Kohler: “My style is different than my grandfather’s, my father’s, my uncle, my children. We’re all different. What I bring to the party is ideas and the little sparks of fire, of interest, of potential. What we have in common is that we have this mission and this same set of guiding principles, and that’s far more important, ultimately far more important than simply trying to drive a profit and loss statement. We will get much better results, financially, by driving the mission with guiding principals than we will (being driven by) a P and L and a balance sheet.”

SBT: So much of what you and your company have done has been successful. Have you ever done anything in business that wasn’t successful? Have you ever made a mistake? And if so, what did you learn from it?

Kohler: “I could give you an exclusive story about all of my mistakes (laughs). And, we’d have a lot of fun with it. Once upon a time, I thought we should buy our largest distributor of plumbing products in France as a stepping stone into our own distribution in Germany. It was a bloody disaster. They simply weren’t capable of adapting, and we found ourselves competing with our customers, which is something you never want to do. So, after some serious financial decline, we sold it and went on to much better things. That’s an example of cutting bait. This company doesn’t often have to cut bait because it usually studies its opportunities very well before it invests. And when we invest, we are pretty darn certain that it’s going to be successful. It may not come out with the timing that you expect, but that’s one of the great benefits of a privately held company. We can persist with a good idea, whereas a publicly held company cannot do that. They have to produce immediate results, and if they don’t, bang, away goes the good idea.”

SBT: So much manufacturing in the United States has been shifted to overseas operations to take advantage of lower labor costs. You have manufacturing operations here in the U.S. and overseas. What is the future of manufacturing in Kohler, and why is it important for you to have overseas operations?

Kohler: “Well first of all, we have about 49 plants around the world. At least 80 percent of everything we produce outside of this country stays in the region in which it is produced. We have seven plants in China, 80 percent of that stays in China. The way you maintain a plant in Kohler, Wis., or elsewhere in this country is through advanced technology. I told you our first guiding principal is to live on the leading edge of design and technology in product and process. Take the technology part and the process part, and that’s what’s going on inside of these factories. They’re working on leading edge processes as much as other people are working on leading edge products. It’s those processes that keep these American plants competitive. Now, those plants have got to become more and more productive. And you might say, ‘Well that will force you to reduce the human involvement.’ It probably will in that process, undoubtedly will. But if your growth is where it should be, those people will have careers in other aspects of the business. The only times we have to lay off in this country is when we have some fairly serious decline in a sector of the economy, like what is going on at the moment in housing.”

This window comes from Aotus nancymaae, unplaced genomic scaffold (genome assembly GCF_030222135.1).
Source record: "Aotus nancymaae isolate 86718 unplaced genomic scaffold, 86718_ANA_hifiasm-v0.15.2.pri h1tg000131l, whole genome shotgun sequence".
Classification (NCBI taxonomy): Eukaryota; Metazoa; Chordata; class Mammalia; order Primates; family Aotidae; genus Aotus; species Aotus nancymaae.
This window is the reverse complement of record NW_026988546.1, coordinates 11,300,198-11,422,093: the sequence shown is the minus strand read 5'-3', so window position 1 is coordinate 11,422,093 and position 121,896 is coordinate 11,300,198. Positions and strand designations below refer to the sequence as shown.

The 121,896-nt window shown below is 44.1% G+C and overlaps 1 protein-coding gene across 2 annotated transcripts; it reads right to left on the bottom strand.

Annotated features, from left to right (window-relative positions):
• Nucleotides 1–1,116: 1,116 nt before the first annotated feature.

SBT: I imagine the housing market problems are having an impact on your company, with the plumbing fixtures that go into new homes.

Kohler: “It has affected particularly the low end of our plumbing business, Sterling products in particular. But that’s offset by the mid-market and high-end, which continue quite strong. And so, overall, our plumbing business in this country will grow this year, slightly. We grew a lot last year. We’ll grow slightly this year.”

SBT: What are the biggest growth areas of your company right now?

Kohler: “Asia and Europe in plumbing and engines and furniture.”

SBT: To many people, this company, once best known for its plumbing fixtures, may now be better known for its hospitality business unit with the golf courses and The American Club. How did you get started in such a different industry?

Kohler: “It all started in the mid-70s when we wanted to protect some land from future housing development, which could have produced at least a half a million dollars in revenue by selling lots on the Sheboygan River. The idea was to protect that land from any future development and yet find a way to make the land profitable. How do you do that? How do you keep it green, how do you keep it natural, produce a profit and keep your successors away from it and not take advantage by selling all that land off? How do you do that?”

SBT: What is your vision for the future of the Kohler Co.?

Kohler: “My vision is very minimal. I’ll tell you why it’s so minimal. I’m focused on the mission and guiding principals. We have four great business groups. Each one of these business are capable of producing hundreds of ideas, many of which should be developed. Now, I will tell you that this company will be growing at about 10 percent per year, because that’s the momentum we have. In the markets across the world, that’s what we’re capable of. And that’s a lot of growth. Today we’re $5.5 billion in size. Just imagine what 10 percent means, every year.”

SBT: That’s a big pie.

Kohler: “(Laughs) It’s a big pie, and it gets bigger and bigger and bigger. That’s our job.”

SBT: Do you have a succession plan for when you are done running the company?

Kohler: “We put a lot of time into succession (planning). Every other year, we focus on succession from the foreman to the chairman, literally. And every other year, it’s revised because people grow and develop in different ways at different speeds.”

SBT: Do you envision your children running the company in the future?

Kohler: “If – and underline ‘if’ – they are capable. I am blessed with three children that are reasonably intelligent and love to work and feel passionate about this company.”

Herbert V. Kohler Jr.

Age: 68
Titles: Chairman of the board, CEO, president
Company: Kohler Co.
Family: Wife, Natalie Black, is general counsel, senior vice president of communications, and corporate secretary of the Kohler Co.; daughter, Laura, is senior vice president of human resources; daughter, Rachel, is president of the company’s Interiors Group; son, David, is president of the Kitchen and Bath Group. All four are members of the company’s board of directors.

Kohler Co.

Founded: 1873 by John Michael Kohler (Herbert V. Kohler Jr.’s grandfather)
Headquarters: Kohler, Wis.   
Annual revenues: $5.5 billion
Employees: More than 33,000   
Web site:
Business units:
  – Kitchen & Bath Group, includes Kohler, Sterling and other brands.
  – Interiors Group, includes furniture, upholstery, tile and luxury plumbing.
  – Global Power Group, includes Kohler Power Systems, SDMO generators, Kohler Rental and Kohler Engines.
  – Hospitality & Real Estate Group, includes The American Club, Whistling Straits golf course, Blackwolf Run golf course